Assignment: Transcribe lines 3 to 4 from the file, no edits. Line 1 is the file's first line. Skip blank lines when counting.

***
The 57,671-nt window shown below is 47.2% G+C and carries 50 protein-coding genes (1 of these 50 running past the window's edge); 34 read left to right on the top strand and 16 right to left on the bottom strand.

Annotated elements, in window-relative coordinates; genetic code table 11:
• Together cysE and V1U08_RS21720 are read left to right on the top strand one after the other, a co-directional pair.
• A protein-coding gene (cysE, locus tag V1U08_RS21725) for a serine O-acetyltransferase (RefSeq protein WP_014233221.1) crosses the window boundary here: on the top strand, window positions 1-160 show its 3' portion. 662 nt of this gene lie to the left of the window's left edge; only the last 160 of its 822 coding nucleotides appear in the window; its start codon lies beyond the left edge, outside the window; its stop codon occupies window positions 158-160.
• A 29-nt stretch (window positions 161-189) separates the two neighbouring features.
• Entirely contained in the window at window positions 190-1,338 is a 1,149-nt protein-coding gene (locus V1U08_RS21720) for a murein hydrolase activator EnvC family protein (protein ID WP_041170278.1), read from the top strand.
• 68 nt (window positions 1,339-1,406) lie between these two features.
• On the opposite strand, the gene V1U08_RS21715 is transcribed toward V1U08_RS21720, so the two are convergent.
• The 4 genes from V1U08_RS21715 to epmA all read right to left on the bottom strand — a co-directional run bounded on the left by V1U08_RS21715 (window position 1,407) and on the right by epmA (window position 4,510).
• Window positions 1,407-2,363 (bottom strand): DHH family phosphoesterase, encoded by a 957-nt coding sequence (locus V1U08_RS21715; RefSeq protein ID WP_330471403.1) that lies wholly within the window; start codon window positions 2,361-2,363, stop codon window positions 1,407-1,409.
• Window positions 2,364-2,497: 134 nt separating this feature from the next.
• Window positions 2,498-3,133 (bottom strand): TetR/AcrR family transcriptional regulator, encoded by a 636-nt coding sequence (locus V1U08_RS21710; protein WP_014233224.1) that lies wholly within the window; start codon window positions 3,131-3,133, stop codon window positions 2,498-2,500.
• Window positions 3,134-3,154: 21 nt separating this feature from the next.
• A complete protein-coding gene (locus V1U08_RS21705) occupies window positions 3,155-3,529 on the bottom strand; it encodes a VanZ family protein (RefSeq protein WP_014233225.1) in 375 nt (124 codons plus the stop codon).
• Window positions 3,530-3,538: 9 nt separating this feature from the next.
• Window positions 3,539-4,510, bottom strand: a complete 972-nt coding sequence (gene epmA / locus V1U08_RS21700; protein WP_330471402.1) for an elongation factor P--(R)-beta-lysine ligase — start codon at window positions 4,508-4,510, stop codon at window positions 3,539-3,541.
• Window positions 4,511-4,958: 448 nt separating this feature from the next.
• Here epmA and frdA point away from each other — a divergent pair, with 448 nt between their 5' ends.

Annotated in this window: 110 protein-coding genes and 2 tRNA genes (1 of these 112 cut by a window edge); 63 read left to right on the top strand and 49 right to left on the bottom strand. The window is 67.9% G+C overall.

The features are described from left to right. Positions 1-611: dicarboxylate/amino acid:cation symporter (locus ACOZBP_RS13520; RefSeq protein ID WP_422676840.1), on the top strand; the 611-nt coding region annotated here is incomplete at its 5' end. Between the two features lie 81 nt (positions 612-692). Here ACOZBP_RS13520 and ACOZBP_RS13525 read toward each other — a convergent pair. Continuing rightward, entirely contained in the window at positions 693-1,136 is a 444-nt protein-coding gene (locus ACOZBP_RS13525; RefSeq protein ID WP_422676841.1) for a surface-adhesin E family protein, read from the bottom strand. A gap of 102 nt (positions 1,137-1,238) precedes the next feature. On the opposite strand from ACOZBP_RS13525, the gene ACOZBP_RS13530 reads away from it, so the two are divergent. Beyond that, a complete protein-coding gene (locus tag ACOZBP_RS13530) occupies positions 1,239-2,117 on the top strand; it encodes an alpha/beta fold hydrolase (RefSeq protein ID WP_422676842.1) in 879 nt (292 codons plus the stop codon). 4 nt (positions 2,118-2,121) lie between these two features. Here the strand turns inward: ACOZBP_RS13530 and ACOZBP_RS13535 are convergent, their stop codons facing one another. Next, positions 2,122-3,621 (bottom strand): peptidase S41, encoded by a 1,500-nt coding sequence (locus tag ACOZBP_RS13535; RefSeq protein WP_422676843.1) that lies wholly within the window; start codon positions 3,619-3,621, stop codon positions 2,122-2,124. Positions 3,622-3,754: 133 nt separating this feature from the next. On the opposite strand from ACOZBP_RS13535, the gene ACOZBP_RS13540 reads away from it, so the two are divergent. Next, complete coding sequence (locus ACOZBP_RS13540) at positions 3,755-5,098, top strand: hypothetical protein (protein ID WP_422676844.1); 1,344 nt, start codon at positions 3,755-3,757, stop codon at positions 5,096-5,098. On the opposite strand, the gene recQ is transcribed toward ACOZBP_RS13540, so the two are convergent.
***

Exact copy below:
• Together cysE and V1U08_RS21720 are read left to right on the top strand one after the other, a co-directional pair.
• A protein-coding gene (cysE, locus tag V1U08_RS21725) for a serine O-acetyltransferase (RefSeq protein WP_014233221.1) crosses the window boundary here: on the top strand, window positions 1-160 show its 3' portion. 662 nt of this gene lie to the left of the window's left edge; only the last 160 of its 822 coding nucleotides appear in the window; its start codon lies beyond the left edge, outside the window; its stop codon occupies window positions 158-160.